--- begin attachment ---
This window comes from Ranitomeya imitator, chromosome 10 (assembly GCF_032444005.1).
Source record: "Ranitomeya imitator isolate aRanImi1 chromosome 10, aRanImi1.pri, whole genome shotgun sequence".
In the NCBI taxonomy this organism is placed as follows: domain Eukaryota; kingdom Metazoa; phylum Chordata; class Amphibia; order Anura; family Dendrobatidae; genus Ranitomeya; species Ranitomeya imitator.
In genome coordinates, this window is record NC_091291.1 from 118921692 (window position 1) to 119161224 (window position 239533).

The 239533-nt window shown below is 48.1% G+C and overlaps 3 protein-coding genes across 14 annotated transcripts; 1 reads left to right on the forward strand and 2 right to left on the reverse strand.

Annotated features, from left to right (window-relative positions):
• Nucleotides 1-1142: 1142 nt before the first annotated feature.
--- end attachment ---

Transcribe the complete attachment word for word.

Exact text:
This window comes from Ranitomeya imitator, chromosome 10 (assembly GCF_032444005.1).
Source record: "Ranitomeya imitator isolate aRanImi1 chromosome 10, aRanImi1.pri, whole genome shotgun sequence".
In the NCBI taxonomy this organism is placed as follows: domain Eukaryota; kingdom Metazoa; phylum Chordata; class Amphibia; order Anura; family Dendrobatidae; genus Ranitomeya; species Ranitomeya imitator.
In genome coordinates, this window is record NC_091291.1 from 118921692 (window position 1) to 119161224 (window position 239533).

The 239533-nt window shown below is 48.1% G+C and overlaps 3 protein-coding genes across 14 annotated transcripts; 1 reads left to right on the forward strand and 2 right to left on the reverse strand.

Annotated features, from left to right (window-relative positions):
• Nucleotides 1-1142: 1142 nt before the first annotated feature.